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Austerity is over, Brittien says, despite Brexit's uncertainty

"East is not over," said Jeremy Corbyn, leader of the opposition party, which added that it had caused "real pain…

“East is not over,” said Jeremy Corbyn, leader of the opposition party, which added that it had caused “real pain for millions of our citizens.”

Although the UK economy has slowed, it is still growing and Mr Hammond still has room for maneuver, since tax revenues have risen higher than predicted. It has made it possible for him to honor commitments made by Prime Minister Theresa May, who had already promised a significant increase in spending to reduce the pressure on Britain’s overlaid national healthcare service (19459010).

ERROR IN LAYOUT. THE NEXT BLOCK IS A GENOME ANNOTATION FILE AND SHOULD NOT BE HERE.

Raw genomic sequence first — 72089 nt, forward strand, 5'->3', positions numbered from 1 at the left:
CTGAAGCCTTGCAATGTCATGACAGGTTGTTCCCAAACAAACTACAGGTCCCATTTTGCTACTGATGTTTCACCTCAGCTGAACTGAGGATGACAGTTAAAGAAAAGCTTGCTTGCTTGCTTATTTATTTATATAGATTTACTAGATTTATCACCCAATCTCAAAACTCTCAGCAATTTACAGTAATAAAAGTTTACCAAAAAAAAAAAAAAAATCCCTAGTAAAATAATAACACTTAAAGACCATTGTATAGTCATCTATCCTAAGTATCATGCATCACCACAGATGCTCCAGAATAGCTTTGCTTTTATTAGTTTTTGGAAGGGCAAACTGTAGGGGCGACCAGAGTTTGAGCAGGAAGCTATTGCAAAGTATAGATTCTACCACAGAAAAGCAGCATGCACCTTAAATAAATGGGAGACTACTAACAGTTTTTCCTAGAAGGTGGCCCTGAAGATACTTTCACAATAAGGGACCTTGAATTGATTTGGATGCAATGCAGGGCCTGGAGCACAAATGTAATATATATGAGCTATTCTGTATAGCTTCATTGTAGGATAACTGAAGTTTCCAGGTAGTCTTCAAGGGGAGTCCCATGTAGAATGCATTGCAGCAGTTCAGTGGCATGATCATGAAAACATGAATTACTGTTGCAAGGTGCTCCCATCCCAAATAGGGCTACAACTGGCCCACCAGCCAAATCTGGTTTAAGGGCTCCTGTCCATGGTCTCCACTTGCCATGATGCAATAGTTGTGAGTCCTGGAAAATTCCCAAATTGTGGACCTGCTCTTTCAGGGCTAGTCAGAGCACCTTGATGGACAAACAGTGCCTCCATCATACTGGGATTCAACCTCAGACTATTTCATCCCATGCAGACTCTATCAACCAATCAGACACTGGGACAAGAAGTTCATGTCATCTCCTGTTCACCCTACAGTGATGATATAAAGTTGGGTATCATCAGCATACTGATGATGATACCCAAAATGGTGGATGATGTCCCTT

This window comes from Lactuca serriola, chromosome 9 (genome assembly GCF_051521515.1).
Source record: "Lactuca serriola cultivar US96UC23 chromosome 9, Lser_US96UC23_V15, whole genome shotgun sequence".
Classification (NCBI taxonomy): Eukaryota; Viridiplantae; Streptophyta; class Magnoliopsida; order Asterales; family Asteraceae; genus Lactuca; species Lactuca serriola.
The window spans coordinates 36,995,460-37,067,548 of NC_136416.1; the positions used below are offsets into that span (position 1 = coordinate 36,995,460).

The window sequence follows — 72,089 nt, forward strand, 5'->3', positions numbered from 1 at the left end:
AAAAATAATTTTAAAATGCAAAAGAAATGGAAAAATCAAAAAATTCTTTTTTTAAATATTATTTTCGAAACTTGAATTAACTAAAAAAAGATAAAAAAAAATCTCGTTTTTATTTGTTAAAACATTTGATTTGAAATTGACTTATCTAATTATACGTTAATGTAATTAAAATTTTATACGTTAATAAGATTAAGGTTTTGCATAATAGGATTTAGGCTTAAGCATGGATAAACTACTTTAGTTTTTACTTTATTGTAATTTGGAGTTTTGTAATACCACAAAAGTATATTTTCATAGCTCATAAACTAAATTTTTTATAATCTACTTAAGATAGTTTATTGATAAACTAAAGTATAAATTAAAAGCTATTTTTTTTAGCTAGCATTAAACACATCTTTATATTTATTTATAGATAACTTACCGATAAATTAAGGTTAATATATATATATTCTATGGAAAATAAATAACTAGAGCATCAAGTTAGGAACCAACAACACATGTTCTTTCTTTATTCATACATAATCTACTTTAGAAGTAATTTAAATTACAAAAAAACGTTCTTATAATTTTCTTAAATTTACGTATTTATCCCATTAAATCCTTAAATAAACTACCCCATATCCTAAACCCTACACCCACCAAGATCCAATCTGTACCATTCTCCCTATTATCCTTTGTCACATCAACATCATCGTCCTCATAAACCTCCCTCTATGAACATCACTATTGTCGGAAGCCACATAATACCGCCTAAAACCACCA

Mr. Hammond said the budget deficit would be less than 1.4 percent of the total budget next year, with borrowing this year 11.6 billion, or 14.7 billion dollars lower than forecast in the spring. Next year’s growth forecast was upgraded to 1.6 percent from 1.3 percent.

But everywhere the picture is not so rosy. Debt remains high, approximately 84 percent of gross domestic product, compared with approximately 34 percent in 2001, and productivity growth remains steadily low.

According to the European Reform, a research institute in London, the British economy is 2.5 percent less than it would be if the country had voted to remain in the European Union.

Among other announcements on Monday was more money to dampen the effects of a new welfare scheme called universal credit, which critics say drives some people to acute poverty.

Mr. Hammond also promised a tax on some plastic packaging and investments in Heathrow Airport in London so that electronic passports could be used by visitors from the US, Canada, New Zealand, Australia and Japan.

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